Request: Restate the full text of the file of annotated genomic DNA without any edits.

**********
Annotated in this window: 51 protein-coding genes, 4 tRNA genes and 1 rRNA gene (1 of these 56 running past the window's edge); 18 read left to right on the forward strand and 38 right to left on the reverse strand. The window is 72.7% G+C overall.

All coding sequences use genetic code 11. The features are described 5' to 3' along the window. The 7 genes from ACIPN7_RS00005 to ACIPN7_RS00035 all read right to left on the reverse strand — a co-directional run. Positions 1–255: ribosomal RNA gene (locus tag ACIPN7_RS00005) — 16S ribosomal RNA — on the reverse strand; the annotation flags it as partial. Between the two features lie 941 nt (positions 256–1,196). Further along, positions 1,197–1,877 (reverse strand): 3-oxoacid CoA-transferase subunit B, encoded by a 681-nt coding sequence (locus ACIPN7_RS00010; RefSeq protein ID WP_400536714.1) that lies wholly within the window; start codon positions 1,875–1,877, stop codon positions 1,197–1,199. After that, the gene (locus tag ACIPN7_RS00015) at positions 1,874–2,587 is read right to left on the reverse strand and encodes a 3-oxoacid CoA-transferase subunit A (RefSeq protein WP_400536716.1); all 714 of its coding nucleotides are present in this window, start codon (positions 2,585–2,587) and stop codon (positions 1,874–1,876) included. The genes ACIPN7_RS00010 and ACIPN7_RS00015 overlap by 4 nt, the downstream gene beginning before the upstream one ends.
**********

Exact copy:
Annotated in this window: 51 protein-coding genes, 4 tRNA genes and 1 rRNA gene (1 of these 56 running past the window's edge); 18 read left to right on the forward strand and 38 right to left on the reverse strand. The window is 72.7% G+C overall.

All coding sequences use genetic code 11. The features are described 5' to 3' along the window. The 7 genes from ACIPN7_RS00005 to ACIPN7_RS00035 all read right to left on the reverse strand — a co-directional run. Positions 1–255: ribosomal RNA gene (locus tag ACIPN7_RS00005) — 16S ribosomal RNA — on the reverse strand; the annotation flags it as partial. Between the two features lie 941 nt (positions 256–1,196). Further along, positions 1,197–1,877 (reverse strand): 3-oxoacid CoA-transferase subunit B, encoded by a 681-nt coding sequence (locus ACIPN7_RS00010; RefSeq protein ID WP_400536714.1) that lies wholly within the window; start codon positions 1,875–1,877, stop codon positions 1,197–1,199. After that, the gene (locus tag ACIPN7_RS00015) at positions 1,874–2,587 is read right to left on the reverse strand and encodes a 3-oxoacid CoA-transferase subunit A (RefSeq protein WP_400536716.1); all 714 of its coding nucleotides are present in this window, start codon (positions 2,585–2,587) and stop codon (positions 1,874–1,876) included. The genes ACIPN7_RS00010 and ACIPN7_RS00015 overlap by 4 nt, the downstream gene beginning before the upstream one ends.